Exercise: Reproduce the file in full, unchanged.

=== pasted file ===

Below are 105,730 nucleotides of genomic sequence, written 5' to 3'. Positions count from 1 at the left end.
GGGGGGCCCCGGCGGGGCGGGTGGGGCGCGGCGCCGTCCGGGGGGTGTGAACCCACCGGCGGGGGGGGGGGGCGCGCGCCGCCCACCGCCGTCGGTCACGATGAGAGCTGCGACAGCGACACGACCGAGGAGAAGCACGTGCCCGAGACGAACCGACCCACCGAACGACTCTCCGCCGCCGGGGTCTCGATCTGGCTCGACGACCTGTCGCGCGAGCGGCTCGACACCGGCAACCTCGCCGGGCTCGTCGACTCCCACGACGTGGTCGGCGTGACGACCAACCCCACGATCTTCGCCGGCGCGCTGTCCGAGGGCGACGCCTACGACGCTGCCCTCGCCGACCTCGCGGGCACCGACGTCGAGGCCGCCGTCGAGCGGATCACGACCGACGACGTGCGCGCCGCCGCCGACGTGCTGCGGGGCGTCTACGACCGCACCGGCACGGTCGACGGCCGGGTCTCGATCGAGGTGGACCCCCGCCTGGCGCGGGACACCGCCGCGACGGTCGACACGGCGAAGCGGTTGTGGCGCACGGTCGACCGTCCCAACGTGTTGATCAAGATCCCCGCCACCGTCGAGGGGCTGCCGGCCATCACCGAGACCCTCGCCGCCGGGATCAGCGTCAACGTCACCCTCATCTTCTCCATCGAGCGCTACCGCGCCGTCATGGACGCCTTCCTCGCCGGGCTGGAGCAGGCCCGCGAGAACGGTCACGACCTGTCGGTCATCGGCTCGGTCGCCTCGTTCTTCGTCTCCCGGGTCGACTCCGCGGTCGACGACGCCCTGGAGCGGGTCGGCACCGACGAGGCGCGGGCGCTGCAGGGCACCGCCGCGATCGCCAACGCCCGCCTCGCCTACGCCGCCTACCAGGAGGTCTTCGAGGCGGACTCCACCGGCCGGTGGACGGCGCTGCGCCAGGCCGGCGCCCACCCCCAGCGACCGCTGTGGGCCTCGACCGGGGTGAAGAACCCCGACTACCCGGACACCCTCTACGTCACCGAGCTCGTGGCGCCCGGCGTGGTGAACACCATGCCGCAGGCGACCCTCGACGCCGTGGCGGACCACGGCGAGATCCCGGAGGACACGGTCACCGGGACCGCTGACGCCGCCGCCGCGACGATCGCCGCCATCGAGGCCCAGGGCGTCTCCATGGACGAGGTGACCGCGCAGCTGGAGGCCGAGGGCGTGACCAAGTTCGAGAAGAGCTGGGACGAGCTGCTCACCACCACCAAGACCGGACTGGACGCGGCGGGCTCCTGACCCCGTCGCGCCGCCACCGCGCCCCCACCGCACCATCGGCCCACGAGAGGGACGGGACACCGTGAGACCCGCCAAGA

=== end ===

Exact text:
Below are 105,730 nucleotides of genomic sequence, written 5' to 3'. Positions count from 1 at the left end.
GGGGGGCCCCGGCGGGGCGGGTGGGGCGCGGCGCCGTCCGGGGGGTGTGAACCCACCGGCGGGGGGGGGGGGCGCGCGCCGCCCACCGCCGTCGGTCACGATGAGAGCTGCGACAGCGACACGACCGAGGAGAAGCACGTGCCCGAGACGAACCGACCCACCGAACGACTCTCCGCCGCCGGGGTCTCGATCTGGCTCGACGACCTGTCGCGCGAGCGGCTCGACACCGGCAACCTCGCCGGGCTCGTCGACTCCCACGACGTGGTCGGCGTGACGACCAACCCCACGATCTTCGCCGGCGCGCTGTCCGAGGGCGACGCCTACGACGCTGCCCTCGCCGACCTCGCGGGCACCGACGTCGAGGCCGCCGTCGAGCGGATCACGACCGACGACGTGCGCGCCGCCGCCGACGTGCTGCGGGGCGTCTACGACCGCACCGGCACGGTCGACGGCCGGGTCTCGATCGAGGTGGACCCCCGCCTGGCGCGGGACACCGCCGCGACGGTCGACACGGCGAAGCGGTTGTGGCGCACGGTCGACCGTCCCAACGTGTTGATCAAGATCCCCGCCACCGTCGAGGGGCTGCCGGCCATCACCGAGACCCTCGCCGCCGGGATCAGCGTCAACGTCACCCTCATCTTCTCCATCGAGCGCTACCGCGCCGTCATGGACGCCTTCCTCGCCGGGCTGGAGCAGGCCCGCGAGAACGGTCACGACCTGTCGGTCATCGGCTCGGTCGCCTCGTTCTTCGTCTCCCGGGTCGACTCCGCGGTCGACGACGCCCTGGAGCGGGTCGGCACCGACGAGGCGCGGGCGCTGCAGGGCACCGCCGCGATCGCCAACGCCCGCCTCGCCTACGCCGCCTACCAGGAGGTCTTCGAGGCGGACTCCACCGGCCGGTGGACGGCGCTGCGCCAGGCCGGCGCCCACCCCCAGCGACCGCTGTGGGCCTCGACCGGGGTGAAGAACCCCGACTACCCGGACACCCTCTACGTCACCGAGCTCGTGGCGCCCGGCGTGGTGAACACCATGCCGCAGGCGACCCTCGACGCCGTGGCGGACCACGGCGAGATCCCGGAGGACACGGTCACCGGGACCGCTGACGCCGCCGCCGCGACGATCGCCGCCATCGAGGCCCAGGGCGTCTCCATGGACGAGGTGACCGCGCAGCTGGAGGCCGAGGGCGTGACCAAGTTCGAGAAGAGCTGGGACGAGCTGCTCACCACCACCAAGACCGGACTGGACGCGGCGGGCTCCTGACCCCGTCGCGCCGCCACCGCGCCCCCACCGCACCATCGGCCCACGAGAGGGACGGGACACCGTGAGACCCGCCAAGA